We've also seen Ray Milland before, drinking himself into oblivion in The Lost Weekend. These intros are getting easier to write all the time!

It's the first time we've seen Grace Kelly, however- I'd remember. She's one of the most iconic figures in cinema despite making a meager 11 features before retiring at 26 to become Princess of Monaco. That list includes an Oscar nomination (Mogambo), a win (The Country Girl), and three highly regarded collaborations with some tubby British director with killing people on the brain.

Finally Robert Cummings was a prolific comic actor of both silver and small screens, but is remembered for key parts in a few dramas like this one, Kings Row, and Hitchcock's earlier Saboteur.

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The Story:

Dial M For Murder is filled with many long, expository discussions, which all lead up to a complex mystery that hinges on many specific details- I'll try to just sum it up.

Milland is married to Kelly, and Kelly's had an affair with Cummings. Milland finds out by stealing a letter she received from her paramour, then sending her fake blackmail notes in the hope it would lead her to confess, but it doesn't.

He then plans to have Kelly murdered by a old acquaintance from college that's fallen into a life of crime, by gathering dirt on the man and essentially forcing him.

The plan is, Milland will go with Cummings to a stag party (thus having an alibi), leave a key for the murderer, call the flat to get Kelly out of bed, whereupon she'll be strangled. Easy as pie, right?

Wrong: Kelly, in the midst of some very theatrical flailing, grabs a pair of scissors from the desk and stabs the man in the back, killing him, all of this while Milland is still on the phone.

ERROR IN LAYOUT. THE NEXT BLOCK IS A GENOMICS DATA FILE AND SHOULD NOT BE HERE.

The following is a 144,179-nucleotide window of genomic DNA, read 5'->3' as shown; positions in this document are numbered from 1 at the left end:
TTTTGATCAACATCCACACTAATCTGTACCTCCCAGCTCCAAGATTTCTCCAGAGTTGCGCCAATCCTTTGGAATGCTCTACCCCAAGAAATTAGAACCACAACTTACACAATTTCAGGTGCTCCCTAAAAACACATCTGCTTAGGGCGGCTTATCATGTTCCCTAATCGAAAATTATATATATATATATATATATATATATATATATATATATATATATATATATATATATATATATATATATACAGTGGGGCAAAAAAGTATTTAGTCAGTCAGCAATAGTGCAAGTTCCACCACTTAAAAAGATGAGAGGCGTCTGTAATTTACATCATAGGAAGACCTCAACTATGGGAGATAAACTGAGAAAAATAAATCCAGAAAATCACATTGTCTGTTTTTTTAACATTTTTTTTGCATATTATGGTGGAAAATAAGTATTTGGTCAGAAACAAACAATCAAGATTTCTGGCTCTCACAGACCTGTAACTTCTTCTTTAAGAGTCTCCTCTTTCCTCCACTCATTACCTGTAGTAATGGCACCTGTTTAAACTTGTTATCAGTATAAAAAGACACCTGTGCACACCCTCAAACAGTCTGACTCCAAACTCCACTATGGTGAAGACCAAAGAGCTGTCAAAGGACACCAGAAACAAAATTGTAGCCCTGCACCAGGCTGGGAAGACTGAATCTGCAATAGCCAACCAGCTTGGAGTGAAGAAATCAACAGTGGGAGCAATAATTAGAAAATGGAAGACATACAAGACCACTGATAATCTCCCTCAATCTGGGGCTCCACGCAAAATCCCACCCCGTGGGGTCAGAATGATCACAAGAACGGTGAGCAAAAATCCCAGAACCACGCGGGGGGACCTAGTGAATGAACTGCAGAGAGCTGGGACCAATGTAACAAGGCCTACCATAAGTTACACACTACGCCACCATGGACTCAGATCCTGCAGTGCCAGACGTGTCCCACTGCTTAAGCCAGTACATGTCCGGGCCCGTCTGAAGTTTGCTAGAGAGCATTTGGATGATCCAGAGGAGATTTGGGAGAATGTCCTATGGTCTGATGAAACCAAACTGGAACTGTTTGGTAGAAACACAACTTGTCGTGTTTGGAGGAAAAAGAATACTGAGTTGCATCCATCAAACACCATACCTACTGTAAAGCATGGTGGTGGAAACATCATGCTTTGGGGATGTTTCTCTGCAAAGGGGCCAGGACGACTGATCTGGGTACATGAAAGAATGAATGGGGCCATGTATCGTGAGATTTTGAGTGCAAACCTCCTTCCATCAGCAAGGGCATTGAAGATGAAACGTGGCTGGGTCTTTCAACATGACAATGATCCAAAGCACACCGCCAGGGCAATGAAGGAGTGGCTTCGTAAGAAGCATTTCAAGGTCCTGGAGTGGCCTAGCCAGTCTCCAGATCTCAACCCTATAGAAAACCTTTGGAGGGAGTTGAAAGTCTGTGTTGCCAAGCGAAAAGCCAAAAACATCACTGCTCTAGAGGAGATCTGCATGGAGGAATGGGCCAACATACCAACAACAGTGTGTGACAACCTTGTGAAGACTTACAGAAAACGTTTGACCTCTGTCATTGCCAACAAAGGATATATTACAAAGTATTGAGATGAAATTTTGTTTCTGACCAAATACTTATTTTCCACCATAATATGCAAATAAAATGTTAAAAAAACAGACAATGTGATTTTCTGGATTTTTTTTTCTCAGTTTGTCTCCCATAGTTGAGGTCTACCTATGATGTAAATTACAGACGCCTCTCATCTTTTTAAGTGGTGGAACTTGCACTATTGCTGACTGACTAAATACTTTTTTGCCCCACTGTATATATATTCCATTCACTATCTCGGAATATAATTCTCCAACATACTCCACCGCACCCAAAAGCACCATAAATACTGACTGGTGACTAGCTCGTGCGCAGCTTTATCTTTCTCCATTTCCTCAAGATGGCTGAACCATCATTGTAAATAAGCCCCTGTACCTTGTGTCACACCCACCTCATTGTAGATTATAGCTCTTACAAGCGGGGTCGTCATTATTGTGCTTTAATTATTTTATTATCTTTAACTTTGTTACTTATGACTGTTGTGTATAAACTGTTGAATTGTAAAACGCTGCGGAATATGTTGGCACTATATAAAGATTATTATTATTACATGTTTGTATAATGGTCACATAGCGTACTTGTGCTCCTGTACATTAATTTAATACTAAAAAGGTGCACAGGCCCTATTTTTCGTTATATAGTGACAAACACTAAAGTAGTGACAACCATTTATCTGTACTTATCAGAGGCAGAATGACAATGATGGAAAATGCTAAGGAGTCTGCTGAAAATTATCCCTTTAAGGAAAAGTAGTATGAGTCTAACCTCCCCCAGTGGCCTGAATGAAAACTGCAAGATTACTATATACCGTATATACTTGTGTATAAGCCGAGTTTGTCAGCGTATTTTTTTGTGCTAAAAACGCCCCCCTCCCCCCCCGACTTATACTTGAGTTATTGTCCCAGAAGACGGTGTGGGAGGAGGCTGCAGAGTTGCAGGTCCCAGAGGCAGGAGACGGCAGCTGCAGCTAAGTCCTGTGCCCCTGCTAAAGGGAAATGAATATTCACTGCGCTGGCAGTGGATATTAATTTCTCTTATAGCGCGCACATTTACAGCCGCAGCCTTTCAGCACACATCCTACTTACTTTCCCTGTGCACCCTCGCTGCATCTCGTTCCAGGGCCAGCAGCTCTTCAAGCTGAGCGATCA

Flabbergasted, he tells her to talk to no one, and touch nothing, until he gets there. Once he does, he calls the police and ushers her into bed, then does some quick thinking and rearranges a few key details:

1. He takes the key he left from the hitman's pocket and puts it back in Kelly's handbag.

2. He burns the stocking used in the failed attempt, and replaces it with one from Kelly's sewing kit (hiding the other under the desk-mat).

3. He places the stolen letter in the deadman's pocket.

But what does it mean? At this point the screen said "INTERMISSION," so I paused it and went to get a bagel.

The Artistry:

For such a talky film, Dial M For Murder is a lot of fun. I never thought they'd let Grace Kelly be strangled to death, really, but the drama leading up to the titular phone call (the number even starts with a 6, which totally has M in it!) is very well edited: Milland's watch stops, and the murderer nearly leaves before the phone rings at all. Then we're not sure if he's stayed or left when the nightgown-clad Kelly answers the phone by firelight.

The acting is all workable, with Milland in particular nailing the sort of erudite flippance that's more characteristic of Cary Grant (who actually wanted to play the part, but the studio vetoed the likable star as a villain). Kelly oversells the hysterics at times, but late in the film has a certain weariness that I found affecting.